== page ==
23 A. That's okay.

24 Q. I just needed a little bit of water. At the time

25 that we took a break we were discussing the American Express

1 trade lines in Exhibit A which is the July 1994 Datafax

2 repository report.

3 A. No. Oh, yes, it is. I'm sorry. My mistake.

4 Q. It is the July 1994 repository report?

5 A. Yes. I'm sitting here looking right at the date.

6 Yes.

7 Q. And I want to be clear about something. Is it

8 your testimony that you know or do not know whether or not

9 TRW had reported the American Express account number 37190

10 as a derogatory status trade line in their report to Datafax

11 which was used in the compilation of their July 1994

12 repository report?

13 A. I would say that was derogatory.

14 Q. Okay. So, from what you can tell from this

15 report, TRW had reported it as a derogatory status trade

16 line?

17 A. Yes.

18 Q. Now, if one of your credit investigators had come

19 to you with an American Express account, and there was

20 something that appeared unusual about it or there was

21 conflicting information. Say one bureau had reported it

22 unrated, and another bureau had reported it as a derogatory

23 account. What would be your procedures for handling that

24 situation and deciding how to rate it on a mortgage report?

25 A. That's a good question. It would usually go as an

1 unrated. See unrated is considered derogatory. See that's

2 what's confusing me. You're saying they're either reporting

3 it as derogatory or unrated. Lenders consider unrated,

4 except in the case of a brand-new account, as derogatory.

5 Paid in full through settlement and rated an OU is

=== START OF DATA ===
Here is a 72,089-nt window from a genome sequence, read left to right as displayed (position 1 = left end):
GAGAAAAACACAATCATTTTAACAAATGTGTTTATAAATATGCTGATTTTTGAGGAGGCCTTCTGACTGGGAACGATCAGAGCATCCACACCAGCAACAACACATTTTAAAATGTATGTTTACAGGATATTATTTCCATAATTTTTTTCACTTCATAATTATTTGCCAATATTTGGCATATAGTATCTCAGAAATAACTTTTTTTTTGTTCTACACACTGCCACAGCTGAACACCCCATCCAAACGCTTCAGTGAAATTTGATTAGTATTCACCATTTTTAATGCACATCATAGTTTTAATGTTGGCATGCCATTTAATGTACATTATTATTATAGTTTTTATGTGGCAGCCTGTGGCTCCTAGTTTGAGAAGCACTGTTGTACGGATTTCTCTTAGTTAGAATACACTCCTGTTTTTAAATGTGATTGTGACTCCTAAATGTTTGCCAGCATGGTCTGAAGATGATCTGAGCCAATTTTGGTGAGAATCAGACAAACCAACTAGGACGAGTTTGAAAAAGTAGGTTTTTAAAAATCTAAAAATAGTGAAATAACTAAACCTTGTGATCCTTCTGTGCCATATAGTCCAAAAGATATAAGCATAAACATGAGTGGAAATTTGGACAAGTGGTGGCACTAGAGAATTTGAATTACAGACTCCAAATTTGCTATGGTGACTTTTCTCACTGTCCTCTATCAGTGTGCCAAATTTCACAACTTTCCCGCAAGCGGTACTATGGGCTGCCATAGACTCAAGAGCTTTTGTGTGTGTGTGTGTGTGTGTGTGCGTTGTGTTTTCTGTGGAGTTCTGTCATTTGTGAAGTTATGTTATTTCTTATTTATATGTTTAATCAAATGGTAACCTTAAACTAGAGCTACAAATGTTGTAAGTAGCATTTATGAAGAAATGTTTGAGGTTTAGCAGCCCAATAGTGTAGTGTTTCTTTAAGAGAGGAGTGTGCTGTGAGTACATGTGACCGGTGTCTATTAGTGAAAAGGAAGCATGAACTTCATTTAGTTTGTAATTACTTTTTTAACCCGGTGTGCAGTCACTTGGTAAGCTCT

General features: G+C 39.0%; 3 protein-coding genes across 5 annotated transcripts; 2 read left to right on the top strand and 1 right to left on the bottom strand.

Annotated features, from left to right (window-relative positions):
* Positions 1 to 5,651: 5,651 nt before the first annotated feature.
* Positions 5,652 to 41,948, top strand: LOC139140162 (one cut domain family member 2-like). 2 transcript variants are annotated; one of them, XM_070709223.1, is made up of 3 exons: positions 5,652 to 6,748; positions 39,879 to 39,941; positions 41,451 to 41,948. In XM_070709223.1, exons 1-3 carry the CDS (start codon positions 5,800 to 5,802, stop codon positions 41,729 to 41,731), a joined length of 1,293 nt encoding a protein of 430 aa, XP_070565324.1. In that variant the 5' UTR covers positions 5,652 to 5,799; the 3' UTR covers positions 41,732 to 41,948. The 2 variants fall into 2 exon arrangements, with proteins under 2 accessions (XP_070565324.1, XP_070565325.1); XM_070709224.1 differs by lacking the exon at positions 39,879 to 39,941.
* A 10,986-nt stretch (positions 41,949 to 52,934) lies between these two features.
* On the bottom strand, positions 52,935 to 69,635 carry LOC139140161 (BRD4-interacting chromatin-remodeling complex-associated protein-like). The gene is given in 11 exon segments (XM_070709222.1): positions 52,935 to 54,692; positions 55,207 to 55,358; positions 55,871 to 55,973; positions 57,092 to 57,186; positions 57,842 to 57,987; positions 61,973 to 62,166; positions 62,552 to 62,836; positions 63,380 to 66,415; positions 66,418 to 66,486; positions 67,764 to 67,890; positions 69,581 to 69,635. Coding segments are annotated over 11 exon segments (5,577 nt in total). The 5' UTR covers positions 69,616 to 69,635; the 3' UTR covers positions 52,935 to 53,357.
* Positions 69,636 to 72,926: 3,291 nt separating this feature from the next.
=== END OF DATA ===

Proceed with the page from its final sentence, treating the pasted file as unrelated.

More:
6 considered derogatory. That's what's confusing me.

7 Q. Okay. And where did -- or let me strike that and

8 ask you this. Who has suggested that an unrated account

9 would be a derogatory account to you? Have you read this in

10 a journal or credit book or has someone advised you that an

11 unrated account, in fact, means a derogatory account?

12 A. Again, if it's unrated, because it's a brand-new

13 account that just opened, no, that's not derogatory. If

14 it's rated a U or an unrated account that the lender just --

15 the creditor will not rate it because it's paid in full by

16 settlement, it's just derogatory.

17 Q. Okay. Now, are you stating your opinion or are

18 you stating --

19 A. That's basically what I was taught.

20 Q. Do you recall who taught you this information?

21 A. I've known that since I was working as a loan

22 processor, and it would come up on credit reports, and we

23 would question it because we didn't like an unrated account.

24 Q. And what I'm asking you is it's your personal

25 opinion that an unrated account is a derogatory reporting?

1 A. Again, if it is an account that has been in

2 existence for a while, a long time, not a new account, if it

3 is unrated by the creditor, such as in this case American

4 Express, there is no rating, then it is considered by

5 lenders and we just -- Carolyn, who owned the place, it was

6 a derog.

7 Q. Okay. So, Carolyn considered it to be derogatory

8 and what lenders?

9 A. All of the lenders.

10 Q. So, all of the lenders of --

11 A. Our clients.

12 Q. All of the clients of Datafax considered an

13 unrated account to mean that it's derogatory if it had been

14 in existence for sometime?

15 A. Well, when we get -- I'm sure. I don't know. I

16 don't remember. I looked at that, but I don't really

17 remember.

18 MR. SHULER: What are you referring to when you

19 say that?

20 THE WITNESS: The credit report, the copy of the

21 credit report.

22 MR. SHULER: Exhibit H?

23 THE WITNESS: Exhibit H. Sorry. American Express

24 I'm assuming, but I would have to look at it. The way I

25 would do it is the trade line and OU. There would be no

1 zeros after it, and it would be paid in full through

2 settlement.

3 You don't pay in full through settlement unless

4 they're yelling at you for some reason or other. Get it

5 paid or else. And you decide to settle for a portion of the

6 balance. American Express did not get all their money. But

7 it's a zero balance, and they did not rate it as a

8 collection. Many times it would be rated. It's paid. They

9 settled. They were being nice guys.

10 BY MR. Szwak: